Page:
Harbans Singh, J.
1. The facts giving rise to this appeal may briefly be stated as follows : An area of land measuring 17 kanals was mortgaged by a Mohammedan, whose successors migrated to Pakistan after 15th of August, 1947, on partition of India with possession for Rs. 99/- on 14th of June, 1892, with the predecessor-in-interest of Kalu Ram and others who are the plaintiffs in the present proceedings. They and, prior to them, their predecessors-in-interest had been in possession of the land. In 1904 a further charge of Rs. 50/- was created on this land. Later on the property was partitioned between the parties. Some part of it was redeemed and now nearly one-half of the land, measuring 9 kanals 16 marlas as detailed in the plaint, is in dispute.
After the passing of the Evacuee Interest (Separation) Act, 1951 (hereinafter referred to as the Act), apparently on the information given by the Custodian a notice was issued by the competent officer under Section 6 of the Act to Kalu Ram and others asking them to submit their claim, if any, in the prescribed manner. Claim was submitted by Kalu Ram and others wherein they took up the position that in view of the fact that more than Sixty years had expired from the date of the creation of the original mortgage, the evacuee has been left with no interest and hence the property was not composite property. The original deeds were not produced before the competent officer but a statement was made by Kalu Ram and on the basis of that statement the competent officer held that the property was a composite property, and In view of the provisions of Sub-section (2) of Section 9 of the Act, he declared the mortgage debt to have been extinguished by the expiry of period of more than twenty years.
The present suit was brought by Kalu Ram and others for a declaration that the aforesaid order of the competent officer was without jurisdiction and ultra vires and of no effect, and as they had meanwhile been dispossessed they also sought for possession by amending the plaint. Apart from some preliminary Issues, the issue now In dispute was-
Whether the order dated 12th of June. 1953, of the competent officer is illegal and ultra vires? The trial Court held that In view of the fact that the notice was issued by the competent officer in April, 1953,the mortgagee rights of the plaintiffs had matured into proprietary rights by efflux of time and, therefore, the properly was no longer a composite property and the order of the competent officer was without jurisdiction, In view of this the suit was decreed.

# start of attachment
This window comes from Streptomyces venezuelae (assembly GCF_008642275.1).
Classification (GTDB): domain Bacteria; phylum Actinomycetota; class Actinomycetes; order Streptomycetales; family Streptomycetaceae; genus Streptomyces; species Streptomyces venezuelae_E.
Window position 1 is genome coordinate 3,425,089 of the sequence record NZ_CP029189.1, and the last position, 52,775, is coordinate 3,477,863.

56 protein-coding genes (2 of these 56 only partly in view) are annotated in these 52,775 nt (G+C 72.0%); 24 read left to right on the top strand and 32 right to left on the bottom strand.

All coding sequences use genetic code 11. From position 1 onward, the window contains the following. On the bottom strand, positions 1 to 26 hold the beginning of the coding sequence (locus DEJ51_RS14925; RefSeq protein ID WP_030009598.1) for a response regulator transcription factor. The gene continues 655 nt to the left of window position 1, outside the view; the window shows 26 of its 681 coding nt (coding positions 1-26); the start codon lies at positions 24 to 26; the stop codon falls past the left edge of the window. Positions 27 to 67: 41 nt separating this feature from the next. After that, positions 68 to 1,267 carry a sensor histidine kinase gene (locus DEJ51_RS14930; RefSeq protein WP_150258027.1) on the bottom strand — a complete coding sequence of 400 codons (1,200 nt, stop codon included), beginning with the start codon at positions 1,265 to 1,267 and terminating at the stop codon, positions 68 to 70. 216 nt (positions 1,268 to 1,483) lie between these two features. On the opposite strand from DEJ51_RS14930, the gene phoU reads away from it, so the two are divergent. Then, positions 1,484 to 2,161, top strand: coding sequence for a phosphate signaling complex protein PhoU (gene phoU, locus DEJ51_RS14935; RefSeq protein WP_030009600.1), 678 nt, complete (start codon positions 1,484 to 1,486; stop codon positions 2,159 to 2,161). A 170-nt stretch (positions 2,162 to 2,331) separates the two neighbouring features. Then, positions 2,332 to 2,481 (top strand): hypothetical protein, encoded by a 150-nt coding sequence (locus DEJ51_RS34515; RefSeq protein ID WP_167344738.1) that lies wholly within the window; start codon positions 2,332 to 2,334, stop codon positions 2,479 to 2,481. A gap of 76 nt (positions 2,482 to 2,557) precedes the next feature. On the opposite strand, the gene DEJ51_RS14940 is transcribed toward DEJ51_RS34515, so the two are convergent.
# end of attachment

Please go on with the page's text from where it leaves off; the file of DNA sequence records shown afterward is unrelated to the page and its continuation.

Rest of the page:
In appeal, however, the learned lower appellate Court Meld that the evacuee interest in the mortgaged land came to be vested in the custodian in the year 1948, vide Sub-sections (1), (2) and (4) of Section 8 of the Administration of Evacuee Property Act, 1850, in view of the general notification issued on behalf of the custodian and that, in any case, the Evacuee Interest (Separation) Act having come into force on 31st of October, 1951, on which date sixty years had not yet expired, the evacuee continued to have an interest in the property and, consequently, the same was a composite property. He further held that in view of the provisions of Sections 18 and 20 of the Act, the proper remedy for the plaintiffs was to to in appeal from the order of the competent officer and that the question whether the property is composite property or not is within the jurisdiction of the competent officer and, consequently, Section 20 is a bar to any suit in a civil Court. In view of this, the appeal was accepted and the suit of the plaintiffs dismissed. The plaintiff's have come up in second appeal.